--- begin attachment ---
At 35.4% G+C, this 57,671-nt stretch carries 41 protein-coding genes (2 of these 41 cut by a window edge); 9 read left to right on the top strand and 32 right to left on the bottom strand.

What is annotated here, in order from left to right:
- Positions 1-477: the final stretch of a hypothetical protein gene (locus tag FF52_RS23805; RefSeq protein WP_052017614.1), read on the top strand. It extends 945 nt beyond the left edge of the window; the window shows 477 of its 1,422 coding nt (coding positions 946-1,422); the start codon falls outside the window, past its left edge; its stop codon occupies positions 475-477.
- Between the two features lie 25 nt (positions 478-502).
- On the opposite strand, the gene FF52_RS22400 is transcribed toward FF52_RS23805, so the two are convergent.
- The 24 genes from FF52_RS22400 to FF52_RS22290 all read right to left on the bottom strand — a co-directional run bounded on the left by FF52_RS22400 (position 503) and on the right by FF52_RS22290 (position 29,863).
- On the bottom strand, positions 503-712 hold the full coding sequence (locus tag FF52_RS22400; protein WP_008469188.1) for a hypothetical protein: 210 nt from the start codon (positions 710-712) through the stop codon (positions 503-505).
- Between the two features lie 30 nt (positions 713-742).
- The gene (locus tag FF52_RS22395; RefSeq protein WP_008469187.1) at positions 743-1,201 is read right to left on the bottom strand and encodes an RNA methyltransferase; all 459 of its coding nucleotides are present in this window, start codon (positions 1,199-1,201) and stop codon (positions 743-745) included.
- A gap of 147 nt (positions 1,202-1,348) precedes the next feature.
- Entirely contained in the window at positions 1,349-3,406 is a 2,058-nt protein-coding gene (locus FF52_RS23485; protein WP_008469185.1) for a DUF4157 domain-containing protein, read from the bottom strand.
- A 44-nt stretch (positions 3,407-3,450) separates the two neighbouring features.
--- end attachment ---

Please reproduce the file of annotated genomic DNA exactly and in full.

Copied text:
At 35.4% G+C, this 57,671-nt stretch carries 41 protein-coding genes (2 of these 41 cut by a window edge); 9 read left to right on the top strand and 32 right to left on the bottom strand.

What is annotated here, in order from left to right:
- Positions 1-477: the final stretch of a hypothetical protein gene (locus tag FF52_RS23805; RefSeq protein WP_052017614.1), read on the top strand. It extends 945 nt beyond the left edge of the window; the window shows 477 of its 1,422 coding nt (coding positions 946-1,422); the start codon falls outside the window, past its left edge; its stop codon occupies positions 475-477.
- Between the two features lie 25 nt (positions 478-502).
- On the opposite strand, the gene FF52_RS22400 is transcribed toward FF52_RS23805, so the two are convergent.
- The 24 genes from FF52_RS22400 to FF52_RS22290 all read right to left on the bottom strand — a co-directional run bounded on the left by FF52_RS22400 (position 503) and on the right by FF52_RS22290 (position 29,863).
- On the bottom strand, positions 503-712 hold the full coding sequence (locus tag FF52_RS22400; protein WP_008469188.1) for a hypothetical protein: 210 nt from the start codon (positions 710-712) through the stop codon (positions 503-505).
- Between the two features lie 30 nt (positions 713-742).
- The gene (locus tag FF52_RS22395; RefSeq protein WP_008469187.1) at positions 743-1,201 is read right to left on the bottom strand and encodes an RNA methyltransferase; all 459 of its coding nucleotides are present in this window, start codon (positions 1,199-1,201) and stop codon (positions 743-745) included.
- A gap of 147 nt (positions 1,202-1,348) precedes the next feature.
- Entirely contained in the window at positions 1,349-3,406 is a 2,058-nt protein-coding gene (locus FF52_RS23485; protein WP_008469185.1) for a DUF4157 domain-containing protein, read from the bottom strand.
- A 44-nt stretch (positions 3,407-3,450) separates the two neighbouring features.